L Brands announced Thursday that it has tapped former Spanx CEO and Nike executive Jan Singer to lead Victoria's Secret after longtime CEO Sharen Turney left abruptly in February. Singer will will report to L Brands CEO Les Wexner when she starts in September this year.
L Brands also announced that it has hired former Coach Inc. executive Greg Unis to run the Victoria’s Secret Beauty business.
In a call with analysts Thursday, the company confirmed that it is dropping the Victoria Secret's swimwear category and catalog amid broad organizational restructuring.
When Turney left in February, many wondered what would be next for the brand. Her tenure at Victoria's Secret had been impressive: since 2006 its sales increased more than 70% to $7.7 billion, and she was widely viewed as a possible successor to Wexner, who turns 79 this year.
Singer inherits a massive business, with Victoria's Secret controlling around 60% of the U.S. lingerie market. It also remains L Brands' biggest money maker, pulling in almost two-thirds of the retailer's revenue.
But as the athleisure trend that has transformed athletic gear into an all-around fashion choice begins to extended to underwear, comfort and fit is becoming as much a consideration as slinkiness. That’s opened the space to brands like Jockey and Lululemon, which are increasingly adding pretty touches to their well-fitting undergarment pieces.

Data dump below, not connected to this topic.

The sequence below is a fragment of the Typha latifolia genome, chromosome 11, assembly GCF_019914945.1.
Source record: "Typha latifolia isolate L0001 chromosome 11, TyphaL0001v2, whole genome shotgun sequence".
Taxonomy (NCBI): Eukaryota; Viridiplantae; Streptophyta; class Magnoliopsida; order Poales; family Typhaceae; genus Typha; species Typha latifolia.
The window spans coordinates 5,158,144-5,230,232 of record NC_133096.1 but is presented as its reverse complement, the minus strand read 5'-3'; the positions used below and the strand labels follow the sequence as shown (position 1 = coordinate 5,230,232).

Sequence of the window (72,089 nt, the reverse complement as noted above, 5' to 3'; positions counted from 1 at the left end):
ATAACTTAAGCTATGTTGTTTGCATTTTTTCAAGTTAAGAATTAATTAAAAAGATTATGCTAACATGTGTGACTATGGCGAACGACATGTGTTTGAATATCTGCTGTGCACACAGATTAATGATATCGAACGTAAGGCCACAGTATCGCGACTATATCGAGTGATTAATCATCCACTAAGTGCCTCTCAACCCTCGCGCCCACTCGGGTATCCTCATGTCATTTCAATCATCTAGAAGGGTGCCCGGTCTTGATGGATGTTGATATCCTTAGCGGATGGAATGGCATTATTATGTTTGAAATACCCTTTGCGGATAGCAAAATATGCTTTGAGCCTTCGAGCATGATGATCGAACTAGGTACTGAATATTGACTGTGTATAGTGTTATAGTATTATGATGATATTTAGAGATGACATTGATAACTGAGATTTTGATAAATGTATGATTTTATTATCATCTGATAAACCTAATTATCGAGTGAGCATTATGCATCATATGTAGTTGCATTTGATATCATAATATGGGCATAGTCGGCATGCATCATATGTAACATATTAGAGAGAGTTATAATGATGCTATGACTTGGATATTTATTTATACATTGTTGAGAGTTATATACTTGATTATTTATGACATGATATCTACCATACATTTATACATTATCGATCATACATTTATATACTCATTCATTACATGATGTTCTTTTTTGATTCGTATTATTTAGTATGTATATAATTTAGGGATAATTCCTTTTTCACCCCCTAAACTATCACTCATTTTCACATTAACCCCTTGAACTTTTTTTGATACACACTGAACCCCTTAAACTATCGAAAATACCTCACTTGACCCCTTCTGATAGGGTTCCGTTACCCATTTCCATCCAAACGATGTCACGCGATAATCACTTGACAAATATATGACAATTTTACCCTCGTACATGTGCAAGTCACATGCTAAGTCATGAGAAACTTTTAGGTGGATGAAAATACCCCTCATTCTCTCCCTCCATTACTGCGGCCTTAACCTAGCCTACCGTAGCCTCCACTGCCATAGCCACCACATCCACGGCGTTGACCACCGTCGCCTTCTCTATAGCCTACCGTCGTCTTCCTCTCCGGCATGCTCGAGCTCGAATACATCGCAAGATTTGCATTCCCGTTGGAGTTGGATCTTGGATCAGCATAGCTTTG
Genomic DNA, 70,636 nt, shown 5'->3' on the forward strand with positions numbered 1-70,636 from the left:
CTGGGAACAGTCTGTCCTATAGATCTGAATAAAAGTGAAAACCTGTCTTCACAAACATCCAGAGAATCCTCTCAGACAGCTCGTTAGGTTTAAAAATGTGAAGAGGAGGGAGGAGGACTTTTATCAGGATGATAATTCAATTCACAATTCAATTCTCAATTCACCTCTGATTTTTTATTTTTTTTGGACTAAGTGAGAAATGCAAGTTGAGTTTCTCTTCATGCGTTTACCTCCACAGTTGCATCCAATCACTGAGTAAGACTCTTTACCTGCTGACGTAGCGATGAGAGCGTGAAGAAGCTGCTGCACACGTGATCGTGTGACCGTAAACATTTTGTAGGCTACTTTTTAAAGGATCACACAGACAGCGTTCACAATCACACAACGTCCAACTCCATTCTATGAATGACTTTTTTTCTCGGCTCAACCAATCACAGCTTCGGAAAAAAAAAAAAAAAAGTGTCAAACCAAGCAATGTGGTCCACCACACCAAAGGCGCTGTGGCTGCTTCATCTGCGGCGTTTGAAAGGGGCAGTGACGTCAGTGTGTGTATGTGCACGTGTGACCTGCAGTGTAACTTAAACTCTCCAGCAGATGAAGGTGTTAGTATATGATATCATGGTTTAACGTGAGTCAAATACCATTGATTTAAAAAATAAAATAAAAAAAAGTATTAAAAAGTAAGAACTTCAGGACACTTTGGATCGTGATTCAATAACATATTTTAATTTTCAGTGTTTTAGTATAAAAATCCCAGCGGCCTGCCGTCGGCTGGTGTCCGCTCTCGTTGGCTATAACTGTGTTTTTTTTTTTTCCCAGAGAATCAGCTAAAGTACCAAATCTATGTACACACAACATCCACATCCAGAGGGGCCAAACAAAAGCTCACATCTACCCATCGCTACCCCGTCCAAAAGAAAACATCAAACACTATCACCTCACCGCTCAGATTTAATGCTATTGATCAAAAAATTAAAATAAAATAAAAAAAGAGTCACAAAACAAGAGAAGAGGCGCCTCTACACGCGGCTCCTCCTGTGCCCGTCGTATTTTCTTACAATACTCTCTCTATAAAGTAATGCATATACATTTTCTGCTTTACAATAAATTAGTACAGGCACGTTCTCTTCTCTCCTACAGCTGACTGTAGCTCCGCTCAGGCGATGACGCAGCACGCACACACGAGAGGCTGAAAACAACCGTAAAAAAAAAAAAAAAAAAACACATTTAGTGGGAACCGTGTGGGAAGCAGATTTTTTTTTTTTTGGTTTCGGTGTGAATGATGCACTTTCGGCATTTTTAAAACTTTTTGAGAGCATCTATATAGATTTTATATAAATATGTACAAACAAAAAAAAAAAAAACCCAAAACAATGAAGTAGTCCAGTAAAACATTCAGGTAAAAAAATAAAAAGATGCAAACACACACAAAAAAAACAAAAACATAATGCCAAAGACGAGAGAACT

And while Victoria’s Secret catalog (not to mention its annual Victoria's Secret Fashion Show) has long featured the traditional thin-and-tall supermodel, those brands and others are actively running against that mindset. Plus-size apparel retailer Lane Bryant, for example, runs the “I’m no Angel” campaign to combat Victoria’s Secret's skinny-model “Angel” approach, and American Eagle Outfitters' Aerie brand has eschewed Photoshopping any images in its marketing materials, an approach it says has resonated with customers.
Then there are upstarts like Adore Me, whose brand development director has said it’s gunning for Victoria’s Secret, although the company is getting some pushback regarding its controversial “VIP” membership model. In any case, it will take some time for Victoria’s Secret and Singer to figure out where it fits in this evolving environment.